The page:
October 1, 2022
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Watson, SOM alumni turn hacker project into transcription and text-to-voice company

Seeds for Maestra planted at 2018 HackBU competition, and now it has 10,000 active users per month

From left, Berkay Atatop '18, Kerem Tuncer '18, Ali San Kaya '18 and Akiva Hillel Aranoff '18 are the founders of Maestra, which started as a HackBU project. From left, Berkay Atatop '18, Kerem Tuncer '18, Ali San Kaya '18 and Akiva Hillel Aranoff '18 are the founders of Maestra, which started as a HackBU project.
From left, Berkay Atatop '18, Kerem Tuncer '18, Ali San Kaya '18 and Akiva Hillel Aranoff '18 are the founders of Maestra, which started as a HackBU project.

For the past decade, the student-run group HackBU has hosted a hackathon each spring. The mission: See what cool software you can build within 24 hours, either individually or collaboratively.

Many projects don’t get much further than that. Some serve as seeds for ambitious ideas down the road. Perhaps the biggest success in recent years is Maestra, an online transcription service that offers speech-to-text, text-to-speech and subtitle services to 10,000 active users per month.

Berkay Atatop ‘18, Ali San Kaya ’18 and Kerem Tuncer ’18 met as students at Istanbul Technical University, and they all attended two years of undergraduate education at the Thomas J. Watson College of Engineering and Applied Science’s Department of Computer Science as part of the two schools’ dual-degree program in information systems engineering.

For the 2018 hackathon, Atatop wanted to build something for creatives who post on social media sites like Facebook and YouTube so their content would be accessible to a wide audience. Subtitling videos or providing multilingual voiceovers improves engagement. According to online data, 80% of consumers are more likely to watch a video when captions are available, which is unsurprising when you consider that 85% of Facebook videos are watched on mute.

“Automatic subtitles were a thing, but voiceovers were not,” Atatop said. “I knew that synthetic voices were a thing too, and I wanted to combine the idea of converting video to text and text to speech in another language, which could improve accessibility and reduce costs of hiring actual people.”

He asked Kaya to join him in the project, which won an award at the end of the 24-hour event. Seeing a gap in the market, they decided to develop the software further. They invited Tuncer to the programming team and also added Akiva Aranoff ’18, a finance major at Binghamton’s School of Management, to help the business side of the emerging company.

“I remember when we converted our first sentence to synthetic voice,” Atatop said. “Ali was like, ‘This is bigger than this. We have to make it bigger.’”

After graduation, the quartet moved together to New York City, renting space in East Harlem for 18 months of intense work. They came up with the name Maestra — a name used for a woman orchestra conductor — through watching the Amazon Prime series Mozart in the Jungle. (It also means “teacher” in Spanish.)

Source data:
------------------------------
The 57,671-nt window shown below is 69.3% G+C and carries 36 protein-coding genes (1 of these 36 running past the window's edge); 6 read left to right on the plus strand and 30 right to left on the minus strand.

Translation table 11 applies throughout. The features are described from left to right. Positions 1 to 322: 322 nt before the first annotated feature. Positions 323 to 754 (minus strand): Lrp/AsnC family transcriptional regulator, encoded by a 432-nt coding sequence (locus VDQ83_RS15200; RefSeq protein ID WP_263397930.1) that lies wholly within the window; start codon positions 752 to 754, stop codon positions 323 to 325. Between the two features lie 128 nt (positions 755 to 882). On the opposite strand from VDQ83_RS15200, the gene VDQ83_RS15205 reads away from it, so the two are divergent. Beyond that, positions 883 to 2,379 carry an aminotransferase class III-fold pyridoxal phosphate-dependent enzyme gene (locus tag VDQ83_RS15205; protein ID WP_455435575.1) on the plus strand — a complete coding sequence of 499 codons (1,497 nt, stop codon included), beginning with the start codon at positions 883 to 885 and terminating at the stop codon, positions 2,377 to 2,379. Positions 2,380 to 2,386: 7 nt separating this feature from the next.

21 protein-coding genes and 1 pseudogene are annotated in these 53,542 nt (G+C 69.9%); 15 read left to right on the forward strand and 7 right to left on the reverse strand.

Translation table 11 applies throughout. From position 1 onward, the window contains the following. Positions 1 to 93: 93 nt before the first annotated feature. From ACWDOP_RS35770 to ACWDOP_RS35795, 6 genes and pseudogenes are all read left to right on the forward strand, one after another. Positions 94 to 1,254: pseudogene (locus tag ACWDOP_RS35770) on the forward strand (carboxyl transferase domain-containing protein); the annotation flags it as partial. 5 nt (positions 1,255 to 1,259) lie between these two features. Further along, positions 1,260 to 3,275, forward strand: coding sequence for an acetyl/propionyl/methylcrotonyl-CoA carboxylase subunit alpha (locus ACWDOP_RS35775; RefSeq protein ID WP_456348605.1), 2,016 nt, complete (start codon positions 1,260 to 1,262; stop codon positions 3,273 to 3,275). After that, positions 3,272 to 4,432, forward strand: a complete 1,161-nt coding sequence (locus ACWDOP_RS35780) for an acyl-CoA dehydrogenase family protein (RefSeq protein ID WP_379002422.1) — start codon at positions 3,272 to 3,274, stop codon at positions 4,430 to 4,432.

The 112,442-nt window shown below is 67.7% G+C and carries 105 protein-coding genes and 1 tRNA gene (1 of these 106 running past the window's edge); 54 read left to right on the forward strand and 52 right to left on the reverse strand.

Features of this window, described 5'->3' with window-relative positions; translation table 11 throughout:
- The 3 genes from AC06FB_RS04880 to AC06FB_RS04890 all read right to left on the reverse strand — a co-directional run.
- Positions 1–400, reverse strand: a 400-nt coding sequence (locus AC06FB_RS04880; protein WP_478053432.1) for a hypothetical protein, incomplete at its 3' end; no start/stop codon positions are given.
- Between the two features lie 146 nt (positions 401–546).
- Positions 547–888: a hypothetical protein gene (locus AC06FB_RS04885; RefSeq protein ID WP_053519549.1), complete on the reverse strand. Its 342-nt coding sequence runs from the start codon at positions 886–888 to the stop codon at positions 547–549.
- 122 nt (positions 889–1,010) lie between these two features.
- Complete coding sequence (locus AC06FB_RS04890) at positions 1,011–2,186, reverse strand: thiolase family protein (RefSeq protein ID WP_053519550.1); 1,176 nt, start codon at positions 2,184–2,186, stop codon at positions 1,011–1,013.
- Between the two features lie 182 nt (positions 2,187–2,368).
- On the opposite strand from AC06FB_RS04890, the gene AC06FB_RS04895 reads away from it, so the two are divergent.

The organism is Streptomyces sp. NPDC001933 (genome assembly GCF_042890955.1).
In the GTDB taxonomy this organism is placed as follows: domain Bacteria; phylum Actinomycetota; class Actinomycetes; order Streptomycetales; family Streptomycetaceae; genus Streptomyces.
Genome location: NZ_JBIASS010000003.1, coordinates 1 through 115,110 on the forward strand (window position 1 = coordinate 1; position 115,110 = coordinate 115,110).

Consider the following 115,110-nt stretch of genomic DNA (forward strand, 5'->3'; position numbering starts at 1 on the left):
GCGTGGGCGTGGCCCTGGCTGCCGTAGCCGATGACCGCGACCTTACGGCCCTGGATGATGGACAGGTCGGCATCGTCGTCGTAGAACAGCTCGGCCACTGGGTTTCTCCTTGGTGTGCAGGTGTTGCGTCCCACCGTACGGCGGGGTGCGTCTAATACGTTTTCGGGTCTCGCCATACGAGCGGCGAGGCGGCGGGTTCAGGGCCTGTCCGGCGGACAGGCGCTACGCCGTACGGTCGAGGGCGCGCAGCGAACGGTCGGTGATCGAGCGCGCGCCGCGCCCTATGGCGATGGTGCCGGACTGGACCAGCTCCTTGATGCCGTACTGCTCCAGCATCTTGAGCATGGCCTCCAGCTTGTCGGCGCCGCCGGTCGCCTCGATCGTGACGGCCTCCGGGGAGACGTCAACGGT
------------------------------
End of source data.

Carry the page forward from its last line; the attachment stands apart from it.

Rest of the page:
Maestra’s voice-to-text and subtitle services can translate around 70 languages, but Kaya believes the text-to-voice feature (offering around 35 languages) is what makes their company stand out from others. Another key feature is the simplicity of the text editor, which allows changes to be made easily.

“We wanted to present a platform with a clean interface without making it overcomplicated or forcing users to go to other programs,” Kaya said. “I think that’s why we have gained the most traction, from the ease of use of the platform. We have come across so many users who are not super-technical, and sometimes program features that appear apparent to us and easy to use might not be the same for the average user.”

By early 2020, Maestra’s offices moved to Brooklyn — and then the COVID-19 pandemic hit. With other obligations cut to the bare minimum, the co-founders hunkered down and worked on expanding the software’s features and customer base. Among other features, they added Maestra Teams to encourage easier editing and collaboration.

Despite lockdown challenges, Tuncer found it was a good time to focus on Maestra’s future.

“They were both my roommates in our college years. They were my really close friends, and I trusted their idea and I trusted their characters,” he said. “I really liked every part of it. We worked on this every day for three years. Some nights we didn’t sleep, and every day we were together. It was a great experience for me — we all learned a lot through this.”

Now back in Turkey, Maestra’s masterminds are collaborating remotely on the company’s future, and they see many avenues for opportunity in a pandemic world where people are consuming more media electronically, especially user-generated content.

“We have a lot of people in the education field, like professors who want to turn their videos into text, or students that have interviews they need transcribed. We’ve had marketing firms and even education companies approach us,” Aranoff said.